Project Milwakee

Milwaukee Journal Sentinel

Milwaukee experienced the largest outbreak of cryptosporidium in the spring of 1993.

The outbreak made 400,000 sick. Over 4,000 were hospitalized. And 104 deaths were recorded. It made a lasting impression for many who got sick or simply lived through it.

Lauren Sigfusson

WUWM has been diving into the topic of clean water, or the lack thereof, in southeastern Wisconsin for our Project Milwaukee Series: Great Lakes, Troubled Waters.

Problems like runoff, lead, and even the policies created around water can seem too big to tackle. But work is being done to make an impact to ensure a future with clean water.

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Milwaukee Journal Sentinel

Both cryptosporidium and lead have threatened Milwaukee’s clean drinking water. While there are stark differences in the two water contaminants, what can we learn from how the city dealt with both?

First, it’s important to state that cryptosporidium and lead are completely different.

Crypto is a bacteria. Lead is a metal. Crypto has one parasitic source, while lead has many (paint, dust, dirt, pipes). Crypto makes people visibly sick, but lead can be in the body for a long time without showing any side effects.

Emily Files

In Milwaukee, more than 10% of children test positive for dangerous lead levels in their blood.

Health experts say the most common culprit is lead paint in old homes. But water that travels through lead pipes also poses some risk. Lead lateral pipes connect at least 70,000 older homes in Milwaukee to the city's water mains.

rh2010 / stock.adobe.com

The issue of lead in drinking water isn’t limited to low income neighborhoods around Milwaukee. The housing stock and the water infrastructure in many city and suburban neighborhoods is old — and lead laterals serve modest houses and sprawling mansions alike.  

Susan Bence

We all know water is fundamental to our lives, and to all livings things. But do you ever stop and think about the water you have access to, and if it is actually clean?

It depends on your perspective, says John Luczaj, head of UW-Green Bay’s geosciences program.

» See More Project Milwaukee: Great Lakes, Troubled Waters Stories

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Susan Bence

With our proximity to Lake Michigan and world-class water research, why don't we have clean water?

WUWM is diving into the topic of clean water, or the lack there of, in southeastern Wisconsin for our Project Milwaukee Series: Great Lakes, Troubled Waters.

Jim Moy for Sixteenth Street Community Health Centers

Segregation can impact a person's body, mind and health. Not everyone has the same opportunity to be healthy in a city like Milwaukee.

Dr. Julie Schuller says the lack of access to quality healthcare and environmental factors inhibit segregated African-American and Latino populations from living healthy lifestyles.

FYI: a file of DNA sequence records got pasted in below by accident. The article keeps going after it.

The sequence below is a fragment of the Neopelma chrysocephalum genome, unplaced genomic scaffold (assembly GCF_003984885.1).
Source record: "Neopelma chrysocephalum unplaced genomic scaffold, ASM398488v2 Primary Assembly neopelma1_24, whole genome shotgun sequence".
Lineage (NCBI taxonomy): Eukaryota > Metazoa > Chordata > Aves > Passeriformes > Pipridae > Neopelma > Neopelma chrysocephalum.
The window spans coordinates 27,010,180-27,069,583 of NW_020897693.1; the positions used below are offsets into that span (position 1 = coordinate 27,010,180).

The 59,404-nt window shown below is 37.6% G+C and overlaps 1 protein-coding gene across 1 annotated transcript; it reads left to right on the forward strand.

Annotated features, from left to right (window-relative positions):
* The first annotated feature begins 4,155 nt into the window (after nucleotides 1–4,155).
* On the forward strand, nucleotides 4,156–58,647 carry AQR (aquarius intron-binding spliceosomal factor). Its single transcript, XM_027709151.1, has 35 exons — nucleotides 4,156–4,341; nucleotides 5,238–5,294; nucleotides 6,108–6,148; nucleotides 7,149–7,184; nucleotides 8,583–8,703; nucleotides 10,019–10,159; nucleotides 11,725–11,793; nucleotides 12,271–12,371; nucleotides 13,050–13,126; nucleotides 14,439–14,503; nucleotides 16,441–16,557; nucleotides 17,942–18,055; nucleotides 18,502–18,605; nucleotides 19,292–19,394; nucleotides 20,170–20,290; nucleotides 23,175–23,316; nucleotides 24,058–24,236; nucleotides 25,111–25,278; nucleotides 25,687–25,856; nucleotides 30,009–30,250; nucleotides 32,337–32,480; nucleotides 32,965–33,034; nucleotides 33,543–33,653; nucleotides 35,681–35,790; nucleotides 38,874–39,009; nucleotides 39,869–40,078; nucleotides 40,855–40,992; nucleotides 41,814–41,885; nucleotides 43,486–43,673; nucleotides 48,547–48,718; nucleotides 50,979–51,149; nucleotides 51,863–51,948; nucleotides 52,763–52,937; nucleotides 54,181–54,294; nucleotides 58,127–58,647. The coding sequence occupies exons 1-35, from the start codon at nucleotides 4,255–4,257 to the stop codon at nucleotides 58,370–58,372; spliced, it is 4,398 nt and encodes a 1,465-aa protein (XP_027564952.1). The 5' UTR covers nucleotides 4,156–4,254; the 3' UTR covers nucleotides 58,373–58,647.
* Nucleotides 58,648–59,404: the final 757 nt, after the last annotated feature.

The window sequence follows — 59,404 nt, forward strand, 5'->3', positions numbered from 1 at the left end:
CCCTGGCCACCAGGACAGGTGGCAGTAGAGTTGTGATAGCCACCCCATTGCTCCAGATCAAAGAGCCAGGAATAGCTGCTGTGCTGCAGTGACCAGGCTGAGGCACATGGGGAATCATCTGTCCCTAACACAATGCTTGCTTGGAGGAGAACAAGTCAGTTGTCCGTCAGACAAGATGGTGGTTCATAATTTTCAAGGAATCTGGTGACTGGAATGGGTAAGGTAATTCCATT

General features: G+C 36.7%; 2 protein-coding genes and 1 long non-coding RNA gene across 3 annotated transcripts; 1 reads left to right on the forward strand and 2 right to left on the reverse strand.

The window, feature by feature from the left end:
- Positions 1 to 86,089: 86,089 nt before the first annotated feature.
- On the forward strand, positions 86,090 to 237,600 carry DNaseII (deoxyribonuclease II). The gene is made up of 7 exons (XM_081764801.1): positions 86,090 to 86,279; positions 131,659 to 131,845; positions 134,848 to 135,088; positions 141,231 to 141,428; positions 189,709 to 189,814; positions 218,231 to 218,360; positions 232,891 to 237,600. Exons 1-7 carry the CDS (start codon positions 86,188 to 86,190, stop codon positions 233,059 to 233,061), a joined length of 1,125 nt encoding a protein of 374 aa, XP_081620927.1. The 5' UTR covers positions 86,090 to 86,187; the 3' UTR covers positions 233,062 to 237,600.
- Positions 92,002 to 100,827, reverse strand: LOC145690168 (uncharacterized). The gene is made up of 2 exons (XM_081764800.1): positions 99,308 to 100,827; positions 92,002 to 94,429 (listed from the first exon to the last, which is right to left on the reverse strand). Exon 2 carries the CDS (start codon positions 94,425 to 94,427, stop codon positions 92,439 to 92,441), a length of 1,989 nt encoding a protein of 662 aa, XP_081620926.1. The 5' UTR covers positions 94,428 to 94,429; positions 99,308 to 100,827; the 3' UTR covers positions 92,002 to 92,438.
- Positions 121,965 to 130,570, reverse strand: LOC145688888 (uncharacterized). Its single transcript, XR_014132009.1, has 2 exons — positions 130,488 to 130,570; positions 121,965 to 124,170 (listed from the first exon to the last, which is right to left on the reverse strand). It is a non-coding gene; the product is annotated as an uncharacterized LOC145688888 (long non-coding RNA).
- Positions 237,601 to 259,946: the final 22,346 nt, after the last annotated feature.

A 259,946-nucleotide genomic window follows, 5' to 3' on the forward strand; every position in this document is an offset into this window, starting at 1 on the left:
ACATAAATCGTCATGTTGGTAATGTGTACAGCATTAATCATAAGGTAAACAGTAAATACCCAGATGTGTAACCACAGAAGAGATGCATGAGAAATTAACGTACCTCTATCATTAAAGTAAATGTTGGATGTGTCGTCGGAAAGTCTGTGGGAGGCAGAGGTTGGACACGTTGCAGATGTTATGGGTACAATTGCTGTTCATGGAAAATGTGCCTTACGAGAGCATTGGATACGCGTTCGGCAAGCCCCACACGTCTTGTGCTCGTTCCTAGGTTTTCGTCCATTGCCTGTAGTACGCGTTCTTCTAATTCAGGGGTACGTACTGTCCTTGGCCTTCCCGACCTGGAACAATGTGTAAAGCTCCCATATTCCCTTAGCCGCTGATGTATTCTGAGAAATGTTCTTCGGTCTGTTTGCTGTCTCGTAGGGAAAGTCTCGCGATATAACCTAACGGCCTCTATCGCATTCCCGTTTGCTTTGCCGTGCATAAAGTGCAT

Louisa Thomson / Flickr

Segregation is connected to issues ranging from education to housing to health. So, it’s no coincidence that evictions disproportionately affects certain neighborhoods in Milwaukee.

Writer and researcher Matthew Desmond chronicled the issue of eviction and its impact in Milwaukee last year in the landmark book, Evicted.

LISTEN: 'Evicted' Book Paints a Heartbreaking Picture of a Milwaukee Under Stress

Rachel Morello

Metro Milwaukee has a segregation problem -- not least, within area schools. Over time, racial lines have been created here, dividing the area into distinct black, white and Latino neighborhoods. 

Peter Kim / Fotolia

In our Project Milwaukee: Innovation: How Do We Compete? series, we’ve been exploring the challenges that innovation faces in Wisconsin. 

In 2007, film industry supporters and filmmakers were able to take advantage of a tax credit program designed to lure filmmakers to the state of Wisconsin. The program offered tax credits of 25 percent for production spending and 15 percent for infrastructure.

scaleupmilwaukee.org

One deterrent to would-be new businesses is the fear of not being prepared in the beginning stages before the company has even made a name for itself.  Scale Up Milwaukee is one local organization working to aid entrepreneurs and innovators at the early stages of their business plan. Its "Scalerator" program is a six-month, seven-session training program that aims to teach business owners how to inject growth into their ventures.

PDS

Local colleges and universities are key players in developing the talent start-up and existing businesses are looking for. Still, the region has some way to go before all of the top talent is homegrown.

Rachel Morello

If anything has become clear during WUWM's week of coverage on innovation, it’s this: Milwaukee needs creative minds.

School can be the first place to open and shape those minds, yet with everything else classrooms aim to teach these days, where do creativity and innovation fall on the priority list?

When we think of the word “creativity,” things like music and art might come to mind. But the definition of “creativity” is much broader than craft. In today’s world, it’s about ideas.

S Bence

Historically, water was key to Milwaukee’s booming innovative and industrial successes. Now there’s a concerted push to position Milwaukee as a water technology hub.

Hensley Foster is part of the action. His career as an industrial engineer stretched across four decades, but he says when it ended, his creative juices were far from tapped out.

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